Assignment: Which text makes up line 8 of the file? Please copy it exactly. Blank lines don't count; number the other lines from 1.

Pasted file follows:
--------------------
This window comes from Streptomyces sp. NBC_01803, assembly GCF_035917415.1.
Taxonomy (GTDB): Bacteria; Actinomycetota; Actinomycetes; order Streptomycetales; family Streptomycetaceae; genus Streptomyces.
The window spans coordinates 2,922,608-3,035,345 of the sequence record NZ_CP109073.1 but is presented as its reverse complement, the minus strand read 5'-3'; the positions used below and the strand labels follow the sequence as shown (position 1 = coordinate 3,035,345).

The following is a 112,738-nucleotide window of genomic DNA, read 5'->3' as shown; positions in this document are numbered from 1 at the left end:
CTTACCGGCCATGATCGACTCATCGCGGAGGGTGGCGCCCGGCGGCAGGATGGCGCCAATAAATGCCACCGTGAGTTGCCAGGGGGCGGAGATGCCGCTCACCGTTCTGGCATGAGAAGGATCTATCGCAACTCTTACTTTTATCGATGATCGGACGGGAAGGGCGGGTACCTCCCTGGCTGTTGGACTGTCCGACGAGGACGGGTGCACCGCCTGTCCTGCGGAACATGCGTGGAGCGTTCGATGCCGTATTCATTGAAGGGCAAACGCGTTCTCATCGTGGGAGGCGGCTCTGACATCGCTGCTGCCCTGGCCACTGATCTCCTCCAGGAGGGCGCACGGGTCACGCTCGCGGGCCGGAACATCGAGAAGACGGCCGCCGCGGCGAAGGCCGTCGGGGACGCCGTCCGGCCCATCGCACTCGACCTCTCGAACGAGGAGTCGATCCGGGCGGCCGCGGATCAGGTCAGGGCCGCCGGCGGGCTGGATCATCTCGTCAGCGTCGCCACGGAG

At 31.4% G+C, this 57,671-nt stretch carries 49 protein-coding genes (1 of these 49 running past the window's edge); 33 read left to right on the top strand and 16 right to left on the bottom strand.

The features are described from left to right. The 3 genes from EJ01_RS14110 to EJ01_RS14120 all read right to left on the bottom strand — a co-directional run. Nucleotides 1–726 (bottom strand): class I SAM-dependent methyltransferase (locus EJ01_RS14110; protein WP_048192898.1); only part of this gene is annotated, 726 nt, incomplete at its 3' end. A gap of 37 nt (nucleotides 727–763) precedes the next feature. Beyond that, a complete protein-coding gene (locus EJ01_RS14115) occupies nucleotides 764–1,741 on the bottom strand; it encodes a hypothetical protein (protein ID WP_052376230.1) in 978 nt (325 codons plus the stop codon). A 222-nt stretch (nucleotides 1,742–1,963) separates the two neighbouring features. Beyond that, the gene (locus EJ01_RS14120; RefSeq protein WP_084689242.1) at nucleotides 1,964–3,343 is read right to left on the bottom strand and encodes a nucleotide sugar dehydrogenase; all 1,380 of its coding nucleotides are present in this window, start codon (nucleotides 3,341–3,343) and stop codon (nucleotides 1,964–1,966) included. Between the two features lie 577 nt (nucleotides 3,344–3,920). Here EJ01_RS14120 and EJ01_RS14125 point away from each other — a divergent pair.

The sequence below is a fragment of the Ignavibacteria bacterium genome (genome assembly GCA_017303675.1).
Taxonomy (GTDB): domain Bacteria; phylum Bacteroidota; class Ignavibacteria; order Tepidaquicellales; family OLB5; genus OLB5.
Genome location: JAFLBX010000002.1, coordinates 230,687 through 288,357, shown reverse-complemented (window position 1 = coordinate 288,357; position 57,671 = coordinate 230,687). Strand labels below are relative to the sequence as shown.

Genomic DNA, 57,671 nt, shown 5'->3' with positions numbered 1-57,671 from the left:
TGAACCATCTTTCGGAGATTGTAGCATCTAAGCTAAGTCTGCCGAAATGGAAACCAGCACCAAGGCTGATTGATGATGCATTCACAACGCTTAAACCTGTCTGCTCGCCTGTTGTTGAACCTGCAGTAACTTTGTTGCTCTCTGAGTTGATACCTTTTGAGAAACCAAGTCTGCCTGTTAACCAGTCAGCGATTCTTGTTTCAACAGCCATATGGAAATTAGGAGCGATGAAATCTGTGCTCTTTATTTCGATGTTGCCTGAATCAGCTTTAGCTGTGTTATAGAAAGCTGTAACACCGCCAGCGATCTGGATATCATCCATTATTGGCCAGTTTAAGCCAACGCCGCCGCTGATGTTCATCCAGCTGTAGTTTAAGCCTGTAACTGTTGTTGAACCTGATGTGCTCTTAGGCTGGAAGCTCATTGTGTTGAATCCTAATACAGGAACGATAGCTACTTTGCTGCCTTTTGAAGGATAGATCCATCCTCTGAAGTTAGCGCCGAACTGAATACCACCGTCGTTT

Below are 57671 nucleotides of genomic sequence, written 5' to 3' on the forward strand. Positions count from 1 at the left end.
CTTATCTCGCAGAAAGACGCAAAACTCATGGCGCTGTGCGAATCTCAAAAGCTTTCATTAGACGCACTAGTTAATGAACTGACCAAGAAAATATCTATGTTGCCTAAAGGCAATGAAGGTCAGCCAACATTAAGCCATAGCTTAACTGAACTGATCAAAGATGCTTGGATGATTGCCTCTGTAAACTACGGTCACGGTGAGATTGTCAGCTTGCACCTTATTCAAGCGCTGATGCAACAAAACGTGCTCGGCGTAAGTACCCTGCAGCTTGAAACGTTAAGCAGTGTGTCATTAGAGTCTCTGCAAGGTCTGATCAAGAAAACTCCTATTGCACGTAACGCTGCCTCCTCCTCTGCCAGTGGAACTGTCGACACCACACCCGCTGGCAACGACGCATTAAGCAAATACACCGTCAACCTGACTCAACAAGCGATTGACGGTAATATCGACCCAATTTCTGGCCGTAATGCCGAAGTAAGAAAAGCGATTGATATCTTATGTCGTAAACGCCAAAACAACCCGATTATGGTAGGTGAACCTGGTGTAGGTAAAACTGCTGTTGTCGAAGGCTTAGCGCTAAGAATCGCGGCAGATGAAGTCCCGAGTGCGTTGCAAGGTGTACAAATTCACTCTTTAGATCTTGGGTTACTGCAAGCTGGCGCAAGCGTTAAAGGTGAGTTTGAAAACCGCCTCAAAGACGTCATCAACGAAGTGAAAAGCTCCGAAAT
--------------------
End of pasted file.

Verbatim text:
The sequence below is a fragment of the Ignavibacteria bacterium genome (genome assembly GCA_017303675.1).